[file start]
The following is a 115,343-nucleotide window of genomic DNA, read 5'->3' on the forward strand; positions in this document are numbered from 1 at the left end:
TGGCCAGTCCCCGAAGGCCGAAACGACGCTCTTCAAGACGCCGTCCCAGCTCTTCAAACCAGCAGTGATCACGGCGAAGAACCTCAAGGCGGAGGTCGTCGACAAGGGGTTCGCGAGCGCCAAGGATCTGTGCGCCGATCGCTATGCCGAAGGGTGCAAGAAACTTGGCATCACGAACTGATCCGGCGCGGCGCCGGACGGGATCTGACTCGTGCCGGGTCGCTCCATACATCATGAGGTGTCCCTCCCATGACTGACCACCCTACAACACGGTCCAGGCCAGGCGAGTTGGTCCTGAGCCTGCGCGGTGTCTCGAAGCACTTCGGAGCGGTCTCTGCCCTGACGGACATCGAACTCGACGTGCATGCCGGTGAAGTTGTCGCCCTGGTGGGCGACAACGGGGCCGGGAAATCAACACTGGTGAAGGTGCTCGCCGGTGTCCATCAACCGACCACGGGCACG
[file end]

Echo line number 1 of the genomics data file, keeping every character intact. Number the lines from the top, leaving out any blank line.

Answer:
The following is a 115,343-nucleotide window of genomic DNA, read 5'->3' on the forward strand; positions in this document are numbered from 1 at the left end: